Growing up in St. Louis, Missouri, Scarlett dreamed that one day she would perform in an elegant lounge in front of a shiny black Grand piano, dressed in an alluring gown singing just like her idols--Lena Horne, Ella Fitzgerald, Sarah Vaughn, or Nancy Wilson. Her family was poor and their main focus was just surviving so Scarlett's dreams were considered frivolous and unattainable.
Scarlett's dreams began to take shape once she relocated to California. She met and married Robert Finney, Ph.D., a university professor who is also a jazz musician. They embarked on their musical career together with his band backing Scarlett. They made their debut appearance at the Gardenia Restaurant and Jazz Lounge in Los Angeles. That appearance was followed by performances at the Lunaria Jazz Restaurant in Century City and morphed from there. They have performed to capacity crowds in and around Long Beach, CA such as the Sky Room atop the Breakers Hotel, the Madison, DaVinci's, the Long Beach Museum of Art, the Mexican-American Museum of Art, the Four Olives Jazz Restaurant, Los Cerritos Adobe Museum, Dominguez Rancho Adobe Museum, Duke's Place at the Balboa Bay Club and a myriad of private events. They were the featured band at Harrah's in Laughlin, Nevada for two New Year's Eve galas in a row and for a Marietta College reunion event in Marietta, Ohio. They were voted "Best of Long Beach" in the entertainer's category by the Long Beach Award Program for seven consecutive years since 2012 earning them a place in the program's prestigious Hall of Fame.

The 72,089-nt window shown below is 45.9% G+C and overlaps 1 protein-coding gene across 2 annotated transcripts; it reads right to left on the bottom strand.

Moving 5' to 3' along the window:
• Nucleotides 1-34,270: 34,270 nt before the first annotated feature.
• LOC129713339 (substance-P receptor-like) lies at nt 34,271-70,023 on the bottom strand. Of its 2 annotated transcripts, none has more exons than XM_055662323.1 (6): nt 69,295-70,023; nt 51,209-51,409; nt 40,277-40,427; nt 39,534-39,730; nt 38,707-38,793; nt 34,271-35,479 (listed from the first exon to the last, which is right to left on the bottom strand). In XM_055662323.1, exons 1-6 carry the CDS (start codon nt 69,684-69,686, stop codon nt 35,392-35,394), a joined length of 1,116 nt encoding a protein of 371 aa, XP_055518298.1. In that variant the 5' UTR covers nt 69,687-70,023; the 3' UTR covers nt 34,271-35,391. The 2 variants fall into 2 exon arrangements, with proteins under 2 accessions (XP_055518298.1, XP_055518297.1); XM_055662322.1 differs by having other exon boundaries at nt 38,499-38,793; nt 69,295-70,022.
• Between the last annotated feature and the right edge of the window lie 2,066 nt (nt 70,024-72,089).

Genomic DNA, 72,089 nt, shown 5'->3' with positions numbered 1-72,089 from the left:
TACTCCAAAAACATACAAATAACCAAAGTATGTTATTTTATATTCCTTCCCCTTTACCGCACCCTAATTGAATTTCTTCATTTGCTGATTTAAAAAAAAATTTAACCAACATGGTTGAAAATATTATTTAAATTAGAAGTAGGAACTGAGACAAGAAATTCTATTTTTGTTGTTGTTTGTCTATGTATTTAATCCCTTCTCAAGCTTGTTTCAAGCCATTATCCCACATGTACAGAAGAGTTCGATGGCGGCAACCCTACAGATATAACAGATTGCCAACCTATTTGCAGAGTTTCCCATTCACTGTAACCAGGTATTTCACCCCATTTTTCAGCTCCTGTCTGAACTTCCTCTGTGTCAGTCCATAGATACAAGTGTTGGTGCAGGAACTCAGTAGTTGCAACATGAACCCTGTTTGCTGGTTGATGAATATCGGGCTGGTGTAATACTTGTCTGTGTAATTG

Scarlett and the Dr. Bob Finney Jazz Group have three CDs that showcase jazz and pop classics from The Great American Songbook: "Scarlett Fever," "Lush Life, " and "The Sax Doctor." Also, Scarlett is the featured vocalist on Dez Rubano's "At'za Jazz" CD that was recorded in Denver, Colorado.
During his Cranford, New Jersey high school days, Bob Finney was the tenor saxophonist in a Dixieland jazz group. They played locally at high school events and variety shows. But Bob wanted more. While still a teenager, he heard that every Tuesday night at Eddie Condon's club in Greenwich Village there were open jam sessions and if you were lucky enough to get in you might be invited to play with some big name talent. So, without his parents' permission, young Bob hustled off to New York as many Tuesdays as he could manage. After more than a few tries, he got in. Finally, the zealous young man with the saxophone got noticed and began getting invitations to join the more learned musicians on stage. He played with trombonist Jack Teagarten and Miff Mole, trumpeter Red Allen, and drummer Cozy Cole. On one occasion, clarinetist Peanuts Huckow leaned over to the eager youngster and said, "Hey kid! Try this lick." Those opportunities coupled with his formal lessons, helped to make Bob's improvisations that much sweeter over the years.